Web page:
Forum for Science, Industry and Business

Sponsored by:     3M 
Search our Site:

 

Protein that regulates quiescent blood stem cells may enhance recovery from radiation and chemo

14.03.2006


Scientists have uncovered new information about what orchestrates the complex balance between blood stem cells and mature blood cells, a relationship that is often disrupted in leukemia. The results, published in the March issue of Cancer Cell, will lead to a better understanding of the behavior of leukemic cells and may have vital clinical applications for patients recovering from chemotherapy, radiation therapy, or bone marrow transplantation.



Recent studies have implicated reduced levels of a transcription factor called MEF with subtypes of leukemia. Drs. Stephen D. Nimer and Daniel Lacorazza from Memorial Sloan-Kettering Cancer Center and colleagues examined the blood cells of mice that do not express MEF in their bone marrow and found an increased population of hematopoietic (blood-forming) stem cells (HSCs). HSCs are immature cells in the bone marrow that have the capacity to differentiate into all types of mature blood cells. A delicate balance exists between self-renewal and differentiation of HSCs because the body must retain a sufficient population of HSCs while continually producing the multitude of new blood cells that are needed each day.

The researchers demonstrated that MEF regulates a little-understood state of quiescence that enables HSCs to exist in a kind of suspended animation until they are recruited to promote rapid repopulation of depleted blood cells, as would be needed following treatment with chemotherapy or radiation therapy. MEF-deficient mice accumulated quiescent HSCs with the capacity for repopulation and demonstrated enhanced resistance to the effects of chemotherapeutic drugs and radiation, which is also seen in wild-type mice transplanted with MEF-deficient HSCs. "This feature can also be helpful to maintain HSCs in an undifferentiated state during gene therapy protocols," explains Dr. Lacorazza, now a faculty member at Baylor College of Medicine.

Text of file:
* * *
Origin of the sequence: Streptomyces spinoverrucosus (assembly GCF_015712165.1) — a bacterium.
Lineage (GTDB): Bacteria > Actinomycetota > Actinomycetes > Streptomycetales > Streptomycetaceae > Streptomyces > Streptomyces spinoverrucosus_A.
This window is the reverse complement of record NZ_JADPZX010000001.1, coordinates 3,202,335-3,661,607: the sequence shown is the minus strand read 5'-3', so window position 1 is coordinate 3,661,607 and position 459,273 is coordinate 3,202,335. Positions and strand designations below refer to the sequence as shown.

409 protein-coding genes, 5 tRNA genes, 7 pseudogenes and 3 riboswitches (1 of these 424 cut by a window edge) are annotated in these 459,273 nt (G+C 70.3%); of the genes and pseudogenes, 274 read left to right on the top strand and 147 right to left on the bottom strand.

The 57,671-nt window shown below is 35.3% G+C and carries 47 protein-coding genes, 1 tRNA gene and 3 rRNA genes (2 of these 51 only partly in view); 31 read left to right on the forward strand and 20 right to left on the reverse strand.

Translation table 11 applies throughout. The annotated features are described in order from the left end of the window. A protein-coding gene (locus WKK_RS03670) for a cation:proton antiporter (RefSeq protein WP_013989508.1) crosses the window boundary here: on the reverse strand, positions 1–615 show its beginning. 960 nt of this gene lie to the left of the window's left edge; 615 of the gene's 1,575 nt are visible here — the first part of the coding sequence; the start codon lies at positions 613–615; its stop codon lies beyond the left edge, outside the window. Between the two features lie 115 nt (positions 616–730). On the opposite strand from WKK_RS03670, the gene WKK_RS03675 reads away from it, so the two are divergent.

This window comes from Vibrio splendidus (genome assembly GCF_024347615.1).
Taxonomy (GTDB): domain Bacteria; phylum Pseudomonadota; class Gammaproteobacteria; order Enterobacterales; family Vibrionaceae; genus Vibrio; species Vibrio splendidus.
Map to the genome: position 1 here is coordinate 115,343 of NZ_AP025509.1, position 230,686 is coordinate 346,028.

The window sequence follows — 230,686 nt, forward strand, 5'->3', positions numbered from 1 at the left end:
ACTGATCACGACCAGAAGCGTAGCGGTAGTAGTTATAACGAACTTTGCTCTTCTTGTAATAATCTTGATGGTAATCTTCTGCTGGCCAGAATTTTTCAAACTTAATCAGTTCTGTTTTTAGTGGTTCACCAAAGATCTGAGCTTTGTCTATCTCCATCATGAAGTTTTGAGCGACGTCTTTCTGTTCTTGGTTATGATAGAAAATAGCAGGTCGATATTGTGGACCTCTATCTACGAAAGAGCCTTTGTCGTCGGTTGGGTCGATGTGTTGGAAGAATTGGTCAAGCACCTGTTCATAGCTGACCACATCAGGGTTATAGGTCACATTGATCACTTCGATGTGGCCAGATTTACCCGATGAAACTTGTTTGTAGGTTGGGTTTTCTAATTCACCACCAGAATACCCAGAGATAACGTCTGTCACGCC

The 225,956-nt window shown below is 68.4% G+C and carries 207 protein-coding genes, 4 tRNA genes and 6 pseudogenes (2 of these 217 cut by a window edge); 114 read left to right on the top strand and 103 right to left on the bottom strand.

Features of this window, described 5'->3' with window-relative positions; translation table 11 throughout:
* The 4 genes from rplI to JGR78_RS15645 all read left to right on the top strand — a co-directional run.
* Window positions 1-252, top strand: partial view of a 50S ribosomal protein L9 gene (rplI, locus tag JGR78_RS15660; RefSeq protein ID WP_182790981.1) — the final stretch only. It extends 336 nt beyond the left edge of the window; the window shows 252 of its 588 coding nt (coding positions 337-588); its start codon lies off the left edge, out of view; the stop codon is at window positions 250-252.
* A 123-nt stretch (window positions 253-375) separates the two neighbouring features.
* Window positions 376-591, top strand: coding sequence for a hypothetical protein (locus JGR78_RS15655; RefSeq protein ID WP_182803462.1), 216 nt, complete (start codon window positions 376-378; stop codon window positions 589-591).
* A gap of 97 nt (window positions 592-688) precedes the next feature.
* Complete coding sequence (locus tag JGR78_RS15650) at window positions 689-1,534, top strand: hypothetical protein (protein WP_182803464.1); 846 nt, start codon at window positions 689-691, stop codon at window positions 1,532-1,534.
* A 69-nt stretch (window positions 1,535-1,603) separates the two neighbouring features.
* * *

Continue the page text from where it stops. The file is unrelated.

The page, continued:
These results suggest that MEF regulates HSCs’ decision to remain quiescent or divide, and the researchers speculate that treatments to diminish MEF may improve recovery from chemotherapy and radiation. However, it is important to point out that while reduced expression of MEF might enhance recovery after myelosuppression, it is possible that certain leukemic stem cells may also be protected from these same treatments. "Myelotoxicity induced by chemotherapy or radiotherapy could be prevented by maintaining stem cells in a quiescent state during their administration to cancer patients. However, another implication of our work is that tumor stem cells are more quiescent than more differentiated tumor cells and could use similar mechanisms to resist the effects of chemotherapy or radiation," explains Dr. Nimer.

Joanne Nicholas | EurekAlert!
Further information:
http://www.mskcc.org

More articles from Life Sciences:

nachricht X-ray experiments reveal two different types of water
27.06.2017 | Deutsches Elektronen-Synchrotron DESY

nachricht What Makes Stem Cells into Perfect Allrounders
27.06.2017 | Universität Zürich

All articles from Life Sciences >>>

The most recent press releases about innovation >>>

Die letzten 5 Focus-News des innovations-reports im Überblick:

Im Focus: Can we see monkeys from space? Emerging technologies to map biodiversity